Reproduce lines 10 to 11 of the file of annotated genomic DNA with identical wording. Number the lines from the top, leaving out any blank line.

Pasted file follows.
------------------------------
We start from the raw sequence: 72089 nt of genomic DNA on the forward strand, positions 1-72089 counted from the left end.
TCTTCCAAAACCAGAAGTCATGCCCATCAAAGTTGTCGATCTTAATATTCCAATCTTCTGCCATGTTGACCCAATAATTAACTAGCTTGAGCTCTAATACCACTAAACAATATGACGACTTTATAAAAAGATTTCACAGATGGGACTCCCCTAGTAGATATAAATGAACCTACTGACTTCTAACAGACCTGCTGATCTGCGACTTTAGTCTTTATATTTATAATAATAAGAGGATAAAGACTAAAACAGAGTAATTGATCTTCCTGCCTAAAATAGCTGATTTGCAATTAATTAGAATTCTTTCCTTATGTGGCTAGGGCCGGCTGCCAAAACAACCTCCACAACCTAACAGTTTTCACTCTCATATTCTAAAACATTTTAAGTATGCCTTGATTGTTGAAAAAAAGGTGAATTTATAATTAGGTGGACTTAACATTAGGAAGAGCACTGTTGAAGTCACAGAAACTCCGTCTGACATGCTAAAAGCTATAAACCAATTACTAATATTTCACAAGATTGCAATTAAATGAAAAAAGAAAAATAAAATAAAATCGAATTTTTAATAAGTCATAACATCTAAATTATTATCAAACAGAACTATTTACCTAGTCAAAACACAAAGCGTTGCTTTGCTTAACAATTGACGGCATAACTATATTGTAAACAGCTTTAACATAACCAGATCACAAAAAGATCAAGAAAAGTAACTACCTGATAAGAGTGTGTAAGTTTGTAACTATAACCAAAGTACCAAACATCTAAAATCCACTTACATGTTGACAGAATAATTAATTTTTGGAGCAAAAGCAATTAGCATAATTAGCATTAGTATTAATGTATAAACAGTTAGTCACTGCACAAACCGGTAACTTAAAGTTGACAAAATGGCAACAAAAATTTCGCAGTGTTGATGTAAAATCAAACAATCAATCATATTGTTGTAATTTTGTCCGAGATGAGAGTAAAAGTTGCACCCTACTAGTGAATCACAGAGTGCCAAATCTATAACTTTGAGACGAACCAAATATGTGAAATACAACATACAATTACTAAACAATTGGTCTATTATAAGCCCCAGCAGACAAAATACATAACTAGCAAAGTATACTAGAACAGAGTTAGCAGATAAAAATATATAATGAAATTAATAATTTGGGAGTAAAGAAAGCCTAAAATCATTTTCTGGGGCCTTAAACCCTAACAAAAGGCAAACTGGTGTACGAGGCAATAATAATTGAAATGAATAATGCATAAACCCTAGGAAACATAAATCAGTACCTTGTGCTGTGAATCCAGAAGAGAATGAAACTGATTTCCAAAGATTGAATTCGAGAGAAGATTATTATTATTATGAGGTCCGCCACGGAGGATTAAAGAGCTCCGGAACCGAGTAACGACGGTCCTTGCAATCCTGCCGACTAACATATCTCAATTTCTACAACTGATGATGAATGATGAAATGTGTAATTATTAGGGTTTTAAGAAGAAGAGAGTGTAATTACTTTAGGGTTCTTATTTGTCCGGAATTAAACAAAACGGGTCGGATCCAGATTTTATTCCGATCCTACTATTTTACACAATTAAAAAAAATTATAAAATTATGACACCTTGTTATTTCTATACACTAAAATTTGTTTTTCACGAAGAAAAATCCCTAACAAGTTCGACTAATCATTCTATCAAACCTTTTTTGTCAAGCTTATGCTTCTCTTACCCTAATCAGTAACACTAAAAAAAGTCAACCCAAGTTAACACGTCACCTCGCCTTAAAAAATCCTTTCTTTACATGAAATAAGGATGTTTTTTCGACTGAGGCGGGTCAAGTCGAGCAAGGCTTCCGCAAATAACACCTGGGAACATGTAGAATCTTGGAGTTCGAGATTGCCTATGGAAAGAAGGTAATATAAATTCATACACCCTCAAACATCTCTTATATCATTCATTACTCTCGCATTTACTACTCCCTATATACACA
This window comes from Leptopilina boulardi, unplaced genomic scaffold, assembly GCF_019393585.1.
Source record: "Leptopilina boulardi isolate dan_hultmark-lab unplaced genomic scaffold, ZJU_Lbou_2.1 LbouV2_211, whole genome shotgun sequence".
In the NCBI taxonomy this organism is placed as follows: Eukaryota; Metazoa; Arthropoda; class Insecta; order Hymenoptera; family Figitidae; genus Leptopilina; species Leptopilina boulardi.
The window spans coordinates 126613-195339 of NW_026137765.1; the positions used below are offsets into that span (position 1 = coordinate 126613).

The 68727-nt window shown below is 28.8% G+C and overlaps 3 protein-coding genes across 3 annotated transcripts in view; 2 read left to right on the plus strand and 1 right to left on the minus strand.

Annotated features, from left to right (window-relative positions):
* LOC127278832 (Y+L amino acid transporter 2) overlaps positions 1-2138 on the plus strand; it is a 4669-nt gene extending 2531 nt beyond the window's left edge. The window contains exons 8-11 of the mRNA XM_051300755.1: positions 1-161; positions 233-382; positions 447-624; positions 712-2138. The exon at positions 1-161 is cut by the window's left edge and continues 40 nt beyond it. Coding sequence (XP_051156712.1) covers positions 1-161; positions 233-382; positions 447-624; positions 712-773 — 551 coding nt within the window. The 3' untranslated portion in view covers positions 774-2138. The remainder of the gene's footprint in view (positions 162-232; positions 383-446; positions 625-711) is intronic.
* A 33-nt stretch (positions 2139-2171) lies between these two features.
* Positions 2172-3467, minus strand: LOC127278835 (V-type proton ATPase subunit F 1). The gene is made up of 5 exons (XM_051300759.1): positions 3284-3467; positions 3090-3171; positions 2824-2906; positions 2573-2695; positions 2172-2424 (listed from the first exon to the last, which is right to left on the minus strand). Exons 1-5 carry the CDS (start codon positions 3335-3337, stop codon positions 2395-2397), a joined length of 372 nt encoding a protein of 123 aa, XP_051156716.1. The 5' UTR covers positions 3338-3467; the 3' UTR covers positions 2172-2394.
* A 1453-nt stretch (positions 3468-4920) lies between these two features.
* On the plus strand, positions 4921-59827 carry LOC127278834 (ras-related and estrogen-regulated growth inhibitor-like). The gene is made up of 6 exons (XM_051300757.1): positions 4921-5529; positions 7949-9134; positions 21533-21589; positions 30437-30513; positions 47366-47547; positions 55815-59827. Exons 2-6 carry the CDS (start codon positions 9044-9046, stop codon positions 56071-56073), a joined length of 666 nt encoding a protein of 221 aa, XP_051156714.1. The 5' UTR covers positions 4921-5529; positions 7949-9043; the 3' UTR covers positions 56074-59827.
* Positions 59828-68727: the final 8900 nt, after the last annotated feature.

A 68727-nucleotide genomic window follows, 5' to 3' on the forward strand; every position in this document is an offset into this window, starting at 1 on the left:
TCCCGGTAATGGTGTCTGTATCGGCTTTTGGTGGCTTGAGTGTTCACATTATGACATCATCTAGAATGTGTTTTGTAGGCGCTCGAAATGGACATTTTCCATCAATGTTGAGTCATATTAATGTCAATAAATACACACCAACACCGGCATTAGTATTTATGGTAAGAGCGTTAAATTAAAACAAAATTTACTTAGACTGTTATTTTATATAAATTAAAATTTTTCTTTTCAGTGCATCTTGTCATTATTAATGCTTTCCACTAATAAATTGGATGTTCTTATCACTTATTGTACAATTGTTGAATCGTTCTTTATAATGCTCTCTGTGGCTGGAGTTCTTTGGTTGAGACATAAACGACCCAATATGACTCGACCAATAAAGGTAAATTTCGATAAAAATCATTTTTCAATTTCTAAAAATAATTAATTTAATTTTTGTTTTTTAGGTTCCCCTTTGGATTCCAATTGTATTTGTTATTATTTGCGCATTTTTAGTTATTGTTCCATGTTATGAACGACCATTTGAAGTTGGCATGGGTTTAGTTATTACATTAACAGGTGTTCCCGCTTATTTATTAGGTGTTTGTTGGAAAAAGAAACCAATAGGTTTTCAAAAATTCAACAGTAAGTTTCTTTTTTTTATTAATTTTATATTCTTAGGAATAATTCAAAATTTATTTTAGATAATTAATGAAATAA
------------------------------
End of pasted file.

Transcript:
* A 33-nt stretch (positions 2139-2171) lies between these two features.
* Positions 2172-3467, minus strand: LOC127278835 (V-type proton ATPase subunit F 1). The gene is made up of 5 exons (XM_051300759.1): positions 3284-3467; positions 3090-3171; positions 2824-2906; positions 2573-2695; positions 2172-2424 (listed from the first exon to the last, which is right to left on the minus strand). Exons 1-5 carry the CDS (start codon positions 3335-3337, stop codon positions 2395-2397), a joined length of 372 nt encoding a protein of 123 aa, XP_051156716.1. The 5' UTR covers positions 3338-3467; the 3' UTR covers positions 2172-2394.